Use this URL to cite or link to this record in EThOS: https://ethos.bl.uk/OrderDetails.do?uin=uk.bl.ethos.711927
Title: Changes in connectivity, structure and function following damage to the primary visual cortex
Author: Ajina, Sara
ISNI:       0000 0004 6061 7942
Awarding Body: University of Oxford
Current Institution: University of Oxford
Date of Award: 2015
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Abstract:
Residual vision, or blindsight, following damage to the primary visual cortex was first identified almost a century ago. However, the mechanism and pathways underlying this ability, as well as the extent of visual function, remain unclear and are a continuing source of speculation. The work presented here goes some way to try to address these questions, investigating 18 patients with V1 damage and homonymous visual field loss acquired in adulthood. Six experimental chapters explore the extent and potential for visual function after V1 damage, and apply novel neuroimaging paradigms and techniques to try to uncover the mechanisms and pathways that might be involved. A combination of psychophysics, functional and structural MRI was used to investigate responses to blind field stimulation in the dorsal and ventral streams. In addition, diffusion MRI tractography was performed and related to psychophysical performance, so that the three main pathways implicated in blindsight could be evaluated. Lastly, a small rehabilitation study was carried out to assess the effect of training in the blind hemifield, and to investigate whether there is any transfer of learning between the dorsal and ventral visual streams. The results from this work reinforce the suggestion that blindsight may be more common than was first thought, and may extend across a number of characteristics involving both visual streams. It is also suggested that visual function need not be completely unconscious, but that certain salient stimuli can elicit both non-visual and crude visual experience. The use of parametric functional imaging paradigms has enabled a number of properties of non-striate inputs to the extrastriate cortex to be revealed. Together with tractography, this points to an important role for the ipsilateral lateral geniculate nucleus in blindsight function. It is hoped that future work will build upon this, and that it may be possible to target these residual pathways in the rehabilitation of patients with V1 damage.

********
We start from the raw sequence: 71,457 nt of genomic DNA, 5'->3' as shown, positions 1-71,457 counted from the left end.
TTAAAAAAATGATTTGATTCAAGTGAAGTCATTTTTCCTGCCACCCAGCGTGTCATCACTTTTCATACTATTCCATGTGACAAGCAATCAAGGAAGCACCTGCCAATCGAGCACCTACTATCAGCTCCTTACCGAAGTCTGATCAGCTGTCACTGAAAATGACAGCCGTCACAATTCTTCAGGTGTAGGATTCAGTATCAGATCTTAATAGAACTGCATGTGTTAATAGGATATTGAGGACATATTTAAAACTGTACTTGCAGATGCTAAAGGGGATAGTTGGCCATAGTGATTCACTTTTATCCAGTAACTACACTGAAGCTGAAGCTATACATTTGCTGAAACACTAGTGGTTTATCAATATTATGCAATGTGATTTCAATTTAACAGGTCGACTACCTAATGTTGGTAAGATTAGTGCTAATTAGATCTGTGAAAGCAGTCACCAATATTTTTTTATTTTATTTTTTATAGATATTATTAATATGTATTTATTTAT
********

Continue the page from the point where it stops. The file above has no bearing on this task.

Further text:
Supervisor: Bridge, Holly ; Kennard, Christopher Sponsor: Wellcome Trust
Qualification Name: Thesis (Ph.D.) Qualification Level: Doctoral
EThOS ID: uk.bl.ethos.711927  DOI: Not available
Keywords: Visual cortex ; Visual cortex--Diseases ; Blindness ; Neuropsychology
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